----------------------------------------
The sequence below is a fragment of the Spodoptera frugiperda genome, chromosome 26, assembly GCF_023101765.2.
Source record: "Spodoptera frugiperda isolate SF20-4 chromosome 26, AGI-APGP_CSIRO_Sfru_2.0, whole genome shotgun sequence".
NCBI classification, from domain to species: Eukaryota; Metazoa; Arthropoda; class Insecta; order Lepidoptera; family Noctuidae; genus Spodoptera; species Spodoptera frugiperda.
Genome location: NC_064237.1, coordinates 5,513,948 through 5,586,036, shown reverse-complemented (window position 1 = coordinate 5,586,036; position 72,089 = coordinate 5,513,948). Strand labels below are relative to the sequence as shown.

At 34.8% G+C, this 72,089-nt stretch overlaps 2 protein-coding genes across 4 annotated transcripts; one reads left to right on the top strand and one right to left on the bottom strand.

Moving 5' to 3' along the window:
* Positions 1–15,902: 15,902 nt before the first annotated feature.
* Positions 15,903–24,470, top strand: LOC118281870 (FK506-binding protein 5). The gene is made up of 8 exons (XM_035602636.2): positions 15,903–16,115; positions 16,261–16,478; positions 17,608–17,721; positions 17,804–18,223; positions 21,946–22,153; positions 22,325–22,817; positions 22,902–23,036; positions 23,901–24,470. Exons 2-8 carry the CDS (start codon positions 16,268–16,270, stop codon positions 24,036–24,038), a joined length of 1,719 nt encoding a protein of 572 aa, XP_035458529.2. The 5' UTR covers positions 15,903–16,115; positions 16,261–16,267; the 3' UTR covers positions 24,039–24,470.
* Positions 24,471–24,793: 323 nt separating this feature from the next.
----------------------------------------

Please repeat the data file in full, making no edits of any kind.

The sequence below is a fragment of the Spodoptera frugiperda genome, chromosome 26, assembly GCF_023101765.2.
Source record: "Spodoptera frugiperda isolate SF20-4 chromosome 26, AGI-APGP_CSIRO_Sfru_2.0, whole genome shotgun sequence".
NCBI classification, from domain to species: Eukaryota; Metazoa; Arthropoda; class Insecta; order Lepidoptera; family Noctuidae; genus Spodoptera; species Spodoptera frugiperda.
Genome location: NC_064237.1, coordinates 5,513,948 through 5,586,036, shown reverse-complemented (window position 1 = coordinate 5,586,036; position 72,089 = coordinate 5,513,948). Strand labels below are relative to the sequence as shown.

At 34.8% G+C, this 72,089-nt stretch overlaps 2 protein-coding genes across 4 annotated transcripts; one reads left to right on the top strand and one right to left on the bottom strand.

Moving 5' to 3' along the window:
* Positions 1–15,902: 15,902 nt before the first annotated feature.
* Positions 15,903–24,470, top strand: LOC118281870 (FK506-binding protein 5). The gene is made up of 8 exons (XM_035602636.2): positions 15,903–16,115; positions 16,261–16,478; positions 17,608–17,721; positions 17,804–18,223; positions 21,946–22,153; positions 22,325–22,817; positions 22,902–23,036; positions 23,901–24,470. Exons 2-8 carry the CDS (start codon positions 16,268–16,270, stop codon positions 24,036–24,038), a joined length of 1,719 nt encoding a protein of 572 aa, XP_035458529.2. The 5' UTR covers positions 15,903–16,115; positions 16,261–16,267; the 3' UTR covers positions 24,039–24,470.
* Positions 24,471–24,793: 323 nt separating this feature from the next.